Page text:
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8. Neutralize the mixture: After the soap paste has completely dissolved in the water, it's time to neutralize. Turn the crock pot back on and bring the mixture back up to 180 degrees or so. In a glass measuring cup, mix your neutralizing solution. I use a 33% borax (20 Mule Team) solution. Some soapers use a 20% boric acid solution. For the borax, use 3 oz. borax in 6 oz. of boiling water. For the boric acid, take 8 oz. of boiling water and add 2 oz. boric acid. It's important to stir this solution extremely well and keep it very hot for it to completely dissolve. If the mixture cools, the borax or boric acid will turn gritty and precipitate out of the mixture - and it won't mix into your soap! Add about 3/4 oz. of neutralizer for every pound of soap paste (the paste before you added water) Too much neutralizer will cloud your final product, so it's best to round down and be conservative. Slowly pour the neutralizer into the re-heated soap mixture and stir well. 9. Add Fragrance & color (optional): After you've neutralized the soap, but while it's still hot, to add your fragrance and color (food grade, water-soluble), if desired. A good rule of thumb for fragrance is about 2-3%. Add the fragrance to the soap and stir well. If you will be adding color (remember to take the amber color of the soap base into account), add a few drops at a time, stirring well. When adding fragrance to the soap it may cloud the soap., the soap will clear again as it cools.

10. Final Curing Stage: Let the soap cool then pour it into a large storage container. Put it aside in a cool place to allow it to rest. This will give any cloudiness time to settle and clear up the final solution. During this resting phase, any other insoluble particles should settle to the bottom. When transferring your soap into their final bottles or tubes, make sure this milky layer is left behind.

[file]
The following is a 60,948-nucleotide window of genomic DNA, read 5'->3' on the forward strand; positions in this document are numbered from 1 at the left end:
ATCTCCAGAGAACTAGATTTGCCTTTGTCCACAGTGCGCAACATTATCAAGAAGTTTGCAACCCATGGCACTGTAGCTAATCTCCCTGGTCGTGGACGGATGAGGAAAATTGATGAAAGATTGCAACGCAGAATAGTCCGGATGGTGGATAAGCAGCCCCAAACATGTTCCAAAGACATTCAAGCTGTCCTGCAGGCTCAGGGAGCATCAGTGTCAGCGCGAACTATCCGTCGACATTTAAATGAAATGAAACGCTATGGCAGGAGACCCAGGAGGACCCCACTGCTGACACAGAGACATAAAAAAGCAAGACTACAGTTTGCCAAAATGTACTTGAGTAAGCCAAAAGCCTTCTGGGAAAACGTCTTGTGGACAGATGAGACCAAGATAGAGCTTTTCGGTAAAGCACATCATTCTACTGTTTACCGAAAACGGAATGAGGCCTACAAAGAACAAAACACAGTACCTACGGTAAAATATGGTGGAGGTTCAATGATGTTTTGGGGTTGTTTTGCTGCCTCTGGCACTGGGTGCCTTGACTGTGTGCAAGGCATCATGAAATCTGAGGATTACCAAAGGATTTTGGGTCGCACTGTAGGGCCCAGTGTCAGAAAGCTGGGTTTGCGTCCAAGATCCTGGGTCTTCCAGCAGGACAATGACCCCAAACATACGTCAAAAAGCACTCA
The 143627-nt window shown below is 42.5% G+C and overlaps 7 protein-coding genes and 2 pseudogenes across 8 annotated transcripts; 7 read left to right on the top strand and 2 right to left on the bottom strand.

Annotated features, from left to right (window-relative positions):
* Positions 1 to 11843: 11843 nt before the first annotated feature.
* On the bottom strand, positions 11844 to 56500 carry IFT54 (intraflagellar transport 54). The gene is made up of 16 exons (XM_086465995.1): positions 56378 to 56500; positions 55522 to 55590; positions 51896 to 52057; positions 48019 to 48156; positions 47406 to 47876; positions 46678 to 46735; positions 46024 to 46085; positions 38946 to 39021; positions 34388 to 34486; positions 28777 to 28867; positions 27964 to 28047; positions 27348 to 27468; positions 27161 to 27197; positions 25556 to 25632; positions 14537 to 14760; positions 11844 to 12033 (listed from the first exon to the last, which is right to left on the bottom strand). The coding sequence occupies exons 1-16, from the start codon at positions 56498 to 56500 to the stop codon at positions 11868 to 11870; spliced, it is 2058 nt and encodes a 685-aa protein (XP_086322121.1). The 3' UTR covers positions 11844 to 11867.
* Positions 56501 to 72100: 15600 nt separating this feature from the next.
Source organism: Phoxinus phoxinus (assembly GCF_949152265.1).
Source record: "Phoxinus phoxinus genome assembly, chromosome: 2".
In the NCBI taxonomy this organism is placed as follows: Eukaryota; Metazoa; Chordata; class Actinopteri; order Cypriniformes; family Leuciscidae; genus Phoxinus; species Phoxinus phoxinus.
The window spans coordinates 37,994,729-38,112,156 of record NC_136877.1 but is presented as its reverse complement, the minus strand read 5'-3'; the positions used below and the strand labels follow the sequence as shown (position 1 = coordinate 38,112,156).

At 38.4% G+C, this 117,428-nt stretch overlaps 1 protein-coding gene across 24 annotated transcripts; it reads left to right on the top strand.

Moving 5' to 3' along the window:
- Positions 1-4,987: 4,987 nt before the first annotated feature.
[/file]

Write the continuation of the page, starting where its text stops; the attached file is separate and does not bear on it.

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Soapmaking Terminology: Neutralize to balance the pH. For skin care products a pH of 6-8 is desirable otherwise it could be too harsh on the skin. At pH 7, the balance is just right. If there are more positive hydrogen ions, a material is acidic (between 1-7 on the pH scale). If the are more hydroxyl ions, the substance is alkaline or basic (between 7-14 on the pH scale). Potassium hydroxide is a caustic base, also known as lye. Also known as caustic potash, was the alkali used most thoughout history to produce soap. Water steeped through wood ashes yields this caustic chemical which reacts with fats or oils to form liquid or soft soaps. Saponification is a chemical reaction that occurs when fats or oils (fatty acids) are combined with lye (alkali base.) Saponification literally means "soap making" from the root word, "sapo", which is Latin for soap. The saponification reaction yields the byproducts of glycerin and soap. All fats and oils have a “saponification value” or SAP value, which is the amount of lye needed to completely neutralize them into soap with no lye left over. Each has a different value, which is why it’s important carefully calculate your recipes. There are many online lye calculators which can make this task easier. Soap a mixture of salts of various fatty acids made by an alkali acting on the fatty acids. Fats or oils mixed with an alkali form one molecule of soap and three molecules of glycerin. Sodium hydroxide a strong caustic base, also known as lye or caustic soda. This highly alkaline chemical combines with fats or oils to form hard soaps. Trace the point in soapmaking when the soap mixture leaves a line, footprint or trace, across the top of the mixture before blending back into the mixture.